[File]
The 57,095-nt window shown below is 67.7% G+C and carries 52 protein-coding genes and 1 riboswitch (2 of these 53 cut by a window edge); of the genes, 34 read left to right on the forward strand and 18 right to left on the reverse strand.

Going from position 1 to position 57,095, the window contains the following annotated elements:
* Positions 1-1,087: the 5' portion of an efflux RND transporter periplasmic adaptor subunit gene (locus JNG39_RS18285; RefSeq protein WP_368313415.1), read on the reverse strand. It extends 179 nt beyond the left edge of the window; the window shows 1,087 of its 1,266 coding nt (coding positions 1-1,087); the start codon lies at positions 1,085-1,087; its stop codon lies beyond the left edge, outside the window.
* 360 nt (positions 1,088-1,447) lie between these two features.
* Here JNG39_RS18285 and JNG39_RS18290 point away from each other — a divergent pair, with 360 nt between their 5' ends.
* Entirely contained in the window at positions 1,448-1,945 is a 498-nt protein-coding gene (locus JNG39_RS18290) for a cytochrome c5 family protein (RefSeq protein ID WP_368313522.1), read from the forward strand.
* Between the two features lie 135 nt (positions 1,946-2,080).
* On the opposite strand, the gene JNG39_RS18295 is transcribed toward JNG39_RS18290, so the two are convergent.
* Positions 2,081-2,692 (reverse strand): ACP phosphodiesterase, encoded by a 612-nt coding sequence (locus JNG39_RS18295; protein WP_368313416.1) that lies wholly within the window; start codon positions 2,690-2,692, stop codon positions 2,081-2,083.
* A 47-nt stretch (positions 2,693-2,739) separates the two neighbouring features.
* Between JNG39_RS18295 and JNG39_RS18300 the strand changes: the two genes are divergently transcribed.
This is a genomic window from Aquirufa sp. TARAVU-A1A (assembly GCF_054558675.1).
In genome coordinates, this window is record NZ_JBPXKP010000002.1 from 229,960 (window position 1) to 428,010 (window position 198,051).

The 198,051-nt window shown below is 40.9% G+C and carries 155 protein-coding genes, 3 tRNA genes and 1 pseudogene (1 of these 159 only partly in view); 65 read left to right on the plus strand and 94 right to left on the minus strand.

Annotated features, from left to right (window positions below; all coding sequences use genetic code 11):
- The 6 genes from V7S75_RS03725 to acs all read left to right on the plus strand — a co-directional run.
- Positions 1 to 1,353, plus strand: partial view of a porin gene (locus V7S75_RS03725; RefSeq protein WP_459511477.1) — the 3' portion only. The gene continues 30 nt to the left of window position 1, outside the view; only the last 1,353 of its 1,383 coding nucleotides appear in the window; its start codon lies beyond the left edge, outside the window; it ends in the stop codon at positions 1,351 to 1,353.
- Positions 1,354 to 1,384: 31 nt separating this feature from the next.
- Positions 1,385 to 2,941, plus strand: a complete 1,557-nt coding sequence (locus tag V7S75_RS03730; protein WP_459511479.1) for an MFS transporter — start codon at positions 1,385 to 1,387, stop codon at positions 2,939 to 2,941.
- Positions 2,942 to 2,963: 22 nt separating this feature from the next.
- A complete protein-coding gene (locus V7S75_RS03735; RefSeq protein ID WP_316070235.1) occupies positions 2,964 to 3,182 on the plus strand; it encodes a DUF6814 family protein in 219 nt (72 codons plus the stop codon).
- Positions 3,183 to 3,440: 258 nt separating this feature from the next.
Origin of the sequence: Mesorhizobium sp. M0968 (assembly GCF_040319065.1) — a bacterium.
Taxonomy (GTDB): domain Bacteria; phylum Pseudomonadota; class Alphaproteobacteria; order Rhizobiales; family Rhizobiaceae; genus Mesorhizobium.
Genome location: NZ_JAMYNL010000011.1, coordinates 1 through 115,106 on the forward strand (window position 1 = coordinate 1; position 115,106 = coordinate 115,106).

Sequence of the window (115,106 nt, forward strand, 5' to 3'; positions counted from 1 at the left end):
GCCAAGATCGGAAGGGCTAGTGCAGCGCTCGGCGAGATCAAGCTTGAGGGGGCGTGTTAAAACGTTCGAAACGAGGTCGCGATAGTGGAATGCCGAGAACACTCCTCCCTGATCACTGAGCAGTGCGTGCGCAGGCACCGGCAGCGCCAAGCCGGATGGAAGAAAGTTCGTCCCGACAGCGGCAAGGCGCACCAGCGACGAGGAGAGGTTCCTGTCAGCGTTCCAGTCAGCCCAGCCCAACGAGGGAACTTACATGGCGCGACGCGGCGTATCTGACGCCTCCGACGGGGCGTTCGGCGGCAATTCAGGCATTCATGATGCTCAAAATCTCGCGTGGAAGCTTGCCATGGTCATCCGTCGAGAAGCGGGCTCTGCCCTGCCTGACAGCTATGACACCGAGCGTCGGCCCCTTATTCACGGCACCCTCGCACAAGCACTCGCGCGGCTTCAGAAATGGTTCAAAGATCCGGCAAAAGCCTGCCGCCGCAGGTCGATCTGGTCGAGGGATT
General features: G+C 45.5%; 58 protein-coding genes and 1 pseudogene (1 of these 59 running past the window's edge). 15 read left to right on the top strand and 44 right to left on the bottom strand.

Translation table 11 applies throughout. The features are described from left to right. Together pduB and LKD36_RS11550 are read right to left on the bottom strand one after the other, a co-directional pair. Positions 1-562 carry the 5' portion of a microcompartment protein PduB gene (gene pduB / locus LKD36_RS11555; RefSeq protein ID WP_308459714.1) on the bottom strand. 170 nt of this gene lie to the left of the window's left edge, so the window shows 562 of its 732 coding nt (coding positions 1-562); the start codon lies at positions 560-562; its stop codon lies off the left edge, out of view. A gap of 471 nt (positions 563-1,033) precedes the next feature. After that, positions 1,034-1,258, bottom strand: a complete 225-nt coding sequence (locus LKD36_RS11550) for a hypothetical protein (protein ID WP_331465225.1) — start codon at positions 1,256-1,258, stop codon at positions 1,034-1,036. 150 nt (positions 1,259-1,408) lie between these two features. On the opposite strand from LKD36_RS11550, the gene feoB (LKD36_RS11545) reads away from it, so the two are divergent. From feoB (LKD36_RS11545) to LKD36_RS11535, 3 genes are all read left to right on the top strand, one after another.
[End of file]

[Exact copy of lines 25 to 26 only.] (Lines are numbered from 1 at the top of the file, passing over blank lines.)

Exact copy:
Genome location: NZ_JAMYNL010000011.1, coordinates 1 through 115,106 on the forward strand (window position 1 = coordinate 1; position 115,106 = coordinate 115,106).

Sequence of the window (115,106 nt, forward strand, 5' to 3'; positions counted from 1 at the left end):